In May 2014, the Financial Accounting Standards Board and the International Accounting Standards Board introduced a new revenue recognition standard, IFRS 15. The law took effect Jan. 1, 2018, for public companies, while private businesses have an additional year to comply. Its implications are sweeping, affecting Canadian accountants and businesses in a host of ways. Here’s what you and your clients need to know.
The New Five-Step Revenue Recognition Standard
Before IFRS 15, businesses enjoyed a lot of latitude on when to recognize revenue. The result was that disparate practices developed across different industries and even among companies within an industry. This made it more difficult to compare businesses’ financial positions accurately.
The new law standardizes revenue recognition across industries and businesses. Particularly for companies that engage in contract-based sales, IFRS 15 tightens the rules substantially.
The crux of the law is a five-step process for recognizing revenue:
- Identify a contract, ensuring it spells out each party’s rights and obligations.
- Note in the contract the specific products or services the business promises to give the customer.
- Also note the price of each product and service agreed to by the customer.
- Match sales to corresponding prices.
- Only recognize the revenue once the customer assumes control of the product or service.
In other words, businesses no longer have the leeway to recognize revenue when a customer pays them but doesn’t deliver the goods until a later date. Per IFRS 15, revenue occurs only when the customer gets what it paid for.
Why You and Your Clients Need to Evaluate All Contracts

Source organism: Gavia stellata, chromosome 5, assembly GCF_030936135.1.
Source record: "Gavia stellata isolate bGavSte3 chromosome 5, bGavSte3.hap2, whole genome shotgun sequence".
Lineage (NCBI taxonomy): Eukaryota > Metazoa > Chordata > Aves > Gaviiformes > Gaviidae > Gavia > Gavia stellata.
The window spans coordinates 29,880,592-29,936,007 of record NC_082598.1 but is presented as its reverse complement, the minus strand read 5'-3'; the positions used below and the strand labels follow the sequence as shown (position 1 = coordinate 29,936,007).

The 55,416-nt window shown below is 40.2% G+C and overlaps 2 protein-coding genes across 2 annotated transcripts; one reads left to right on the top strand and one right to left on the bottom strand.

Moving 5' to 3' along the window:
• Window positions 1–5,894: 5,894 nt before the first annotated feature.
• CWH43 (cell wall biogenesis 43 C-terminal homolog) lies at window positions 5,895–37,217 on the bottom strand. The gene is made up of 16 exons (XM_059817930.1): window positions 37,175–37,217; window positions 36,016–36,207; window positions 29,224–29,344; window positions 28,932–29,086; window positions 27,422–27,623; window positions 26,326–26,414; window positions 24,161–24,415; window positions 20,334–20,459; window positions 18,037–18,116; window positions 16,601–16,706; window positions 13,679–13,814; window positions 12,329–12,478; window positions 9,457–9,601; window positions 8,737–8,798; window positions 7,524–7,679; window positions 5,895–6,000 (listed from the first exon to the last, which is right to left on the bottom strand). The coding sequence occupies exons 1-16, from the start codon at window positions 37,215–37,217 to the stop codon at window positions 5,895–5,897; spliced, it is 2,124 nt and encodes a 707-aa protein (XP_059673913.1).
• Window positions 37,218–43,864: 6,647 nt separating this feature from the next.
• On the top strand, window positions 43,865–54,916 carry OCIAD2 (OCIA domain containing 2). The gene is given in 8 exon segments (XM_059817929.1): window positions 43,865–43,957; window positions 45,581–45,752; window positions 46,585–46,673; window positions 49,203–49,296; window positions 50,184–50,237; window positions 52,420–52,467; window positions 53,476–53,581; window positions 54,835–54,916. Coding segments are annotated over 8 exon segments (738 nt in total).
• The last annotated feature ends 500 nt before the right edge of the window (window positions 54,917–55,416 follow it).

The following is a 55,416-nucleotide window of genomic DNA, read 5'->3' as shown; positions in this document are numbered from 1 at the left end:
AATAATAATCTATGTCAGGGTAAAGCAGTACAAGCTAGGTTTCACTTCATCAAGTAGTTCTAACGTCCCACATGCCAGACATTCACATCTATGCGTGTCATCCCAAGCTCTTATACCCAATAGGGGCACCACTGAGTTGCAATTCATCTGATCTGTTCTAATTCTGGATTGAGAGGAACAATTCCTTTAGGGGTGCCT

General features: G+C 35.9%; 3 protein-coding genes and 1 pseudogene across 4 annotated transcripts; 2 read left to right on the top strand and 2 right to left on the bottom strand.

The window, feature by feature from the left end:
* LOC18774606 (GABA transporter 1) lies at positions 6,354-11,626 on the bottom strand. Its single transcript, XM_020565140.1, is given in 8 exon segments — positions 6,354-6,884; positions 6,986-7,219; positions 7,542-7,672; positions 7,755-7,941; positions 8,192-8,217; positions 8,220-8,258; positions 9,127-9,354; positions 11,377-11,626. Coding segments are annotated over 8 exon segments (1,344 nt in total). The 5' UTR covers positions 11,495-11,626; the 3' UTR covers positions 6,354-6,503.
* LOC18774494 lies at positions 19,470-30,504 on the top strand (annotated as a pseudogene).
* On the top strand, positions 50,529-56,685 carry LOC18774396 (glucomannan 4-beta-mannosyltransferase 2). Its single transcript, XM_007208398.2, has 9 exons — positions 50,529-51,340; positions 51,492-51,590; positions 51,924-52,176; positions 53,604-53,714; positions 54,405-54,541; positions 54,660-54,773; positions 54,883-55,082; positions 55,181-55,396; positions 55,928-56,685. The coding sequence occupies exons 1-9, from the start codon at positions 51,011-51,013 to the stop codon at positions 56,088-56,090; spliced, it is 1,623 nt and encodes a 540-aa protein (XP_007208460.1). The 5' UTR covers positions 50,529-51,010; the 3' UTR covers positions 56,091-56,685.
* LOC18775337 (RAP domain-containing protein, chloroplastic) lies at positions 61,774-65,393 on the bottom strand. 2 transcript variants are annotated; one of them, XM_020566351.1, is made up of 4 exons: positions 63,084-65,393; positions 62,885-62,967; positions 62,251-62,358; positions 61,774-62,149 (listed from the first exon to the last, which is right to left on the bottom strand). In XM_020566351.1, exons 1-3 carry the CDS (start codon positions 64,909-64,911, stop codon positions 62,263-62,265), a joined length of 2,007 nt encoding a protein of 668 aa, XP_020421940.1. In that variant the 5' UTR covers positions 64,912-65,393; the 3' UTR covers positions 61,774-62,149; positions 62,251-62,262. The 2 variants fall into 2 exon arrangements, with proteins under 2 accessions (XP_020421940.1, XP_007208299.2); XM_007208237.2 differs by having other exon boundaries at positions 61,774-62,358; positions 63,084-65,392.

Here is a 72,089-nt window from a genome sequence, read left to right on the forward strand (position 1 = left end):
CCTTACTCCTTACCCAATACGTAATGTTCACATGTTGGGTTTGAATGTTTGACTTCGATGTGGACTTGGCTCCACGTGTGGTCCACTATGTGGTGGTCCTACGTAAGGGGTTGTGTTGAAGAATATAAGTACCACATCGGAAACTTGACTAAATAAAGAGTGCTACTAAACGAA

Very few sales contracts won’t be affected by the new standard. The less straightforward the terms of a contract, the more likely it needs adjustments to comply with the law. If you have clients who deal heavily in rebates, buy-one-get-one deals, or same-as-cash financing, you should review those contracts carefully. How do they recognize revenue in these unique sales situations? Chances are, they need to tweak what they’re doing.
Contract evaluation matters for new contracts and for those signed before the law took effect. IFRS 15 does not grandfather in contracts signed beforehand. Contracts inked in 2017 that are still in effect as of Jan. 1, 2018, need to be reviewed.
Make Sure to Communicate the New Rules to All Stakeholders
When working with a client on implementing the new rules, don’t forget to take note of who stands to be affected. It isn’t just the business owner and the person in charge of the company’s books. The company’s investors, for instance, could be in for a bumpy road during the transition. With a drop in revenue on your client’s books, a temporary valuation loss might follow. Investors should be prepared.
Your client also might need to amend some of its customer contracts. It’s crucial to get customers on board with any proposed changes. While IFRS 15 is sure to make waves in the Canadian business community, you can help your clients navigate them and stay afloat.